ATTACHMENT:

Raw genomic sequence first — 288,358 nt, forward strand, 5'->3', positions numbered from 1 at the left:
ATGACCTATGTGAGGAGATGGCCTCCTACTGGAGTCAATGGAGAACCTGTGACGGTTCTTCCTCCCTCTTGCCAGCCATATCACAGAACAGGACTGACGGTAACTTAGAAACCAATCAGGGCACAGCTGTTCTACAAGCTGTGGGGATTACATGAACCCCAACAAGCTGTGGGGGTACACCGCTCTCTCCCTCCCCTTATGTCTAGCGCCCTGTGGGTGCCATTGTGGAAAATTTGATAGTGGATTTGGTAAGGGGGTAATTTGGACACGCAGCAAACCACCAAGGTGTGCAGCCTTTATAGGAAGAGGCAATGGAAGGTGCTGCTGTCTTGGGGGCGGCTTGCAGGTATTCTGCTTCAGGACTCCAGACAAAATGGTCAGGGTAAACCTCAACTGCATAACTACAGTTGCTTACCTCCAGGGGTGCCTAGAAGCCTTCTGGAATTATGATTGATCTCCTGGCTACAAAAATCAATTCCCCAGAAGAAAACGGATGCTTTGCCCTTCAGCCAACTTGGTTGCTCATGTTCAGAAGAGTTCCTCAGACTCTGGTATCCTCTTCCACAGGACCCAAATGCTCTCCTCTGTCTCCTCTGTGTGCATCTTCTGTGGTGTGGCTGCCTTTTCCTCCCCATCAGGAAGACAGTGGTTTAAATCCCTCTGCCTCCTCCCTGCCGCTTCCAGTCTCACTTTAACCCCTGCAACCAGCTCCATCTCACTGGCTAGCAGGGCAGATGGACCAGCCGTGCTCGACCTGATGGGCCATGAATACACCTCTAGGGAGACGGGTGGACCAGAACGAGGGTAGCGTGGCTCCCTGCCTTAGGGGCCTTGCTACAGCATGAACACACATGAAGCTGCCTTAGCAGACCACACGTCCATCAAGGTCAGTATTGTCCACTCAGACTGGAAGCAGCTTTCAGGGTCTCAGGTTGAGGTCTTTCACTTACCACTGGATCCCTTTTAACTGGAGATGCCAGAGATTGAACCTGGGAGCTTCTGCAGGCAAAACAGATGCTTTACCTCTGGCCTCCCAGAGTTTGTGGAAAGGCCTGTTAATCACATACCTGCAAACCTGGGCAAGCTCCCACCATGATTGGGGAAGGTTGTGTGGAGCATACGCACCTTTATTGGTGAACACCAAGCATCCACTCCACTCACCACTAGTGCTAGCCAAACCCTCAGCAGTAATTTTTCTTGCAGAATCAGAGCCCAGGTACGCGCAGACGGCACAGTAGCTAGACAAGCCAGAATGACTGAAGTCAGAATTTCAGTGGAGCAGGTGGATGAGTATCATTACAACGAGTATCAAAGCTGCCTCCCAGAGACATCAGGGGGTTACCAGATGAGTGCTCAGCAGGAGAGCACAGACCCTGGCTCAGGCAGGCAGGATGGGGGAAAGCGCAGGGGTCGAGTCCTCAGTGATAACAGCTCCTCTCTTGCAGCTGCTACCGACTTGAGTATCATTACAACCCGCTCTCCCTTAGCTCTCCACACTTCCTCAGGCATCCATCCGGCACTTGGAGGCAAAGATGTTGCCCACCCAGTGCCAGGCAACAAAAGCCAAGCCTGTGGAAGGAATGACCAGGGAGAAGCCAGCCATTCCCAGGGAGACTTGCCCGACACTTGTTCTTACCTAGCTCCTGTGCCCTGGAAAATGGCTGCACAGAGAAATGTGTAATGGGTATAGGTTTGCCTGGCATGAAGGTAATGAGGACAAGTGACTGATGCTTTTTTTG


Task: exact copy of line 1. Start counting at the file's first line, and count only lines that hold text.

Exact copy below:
Raw genomic sequence first — 288,358 nt, forward strand, 5'->3', positions numbered from 1 at the left: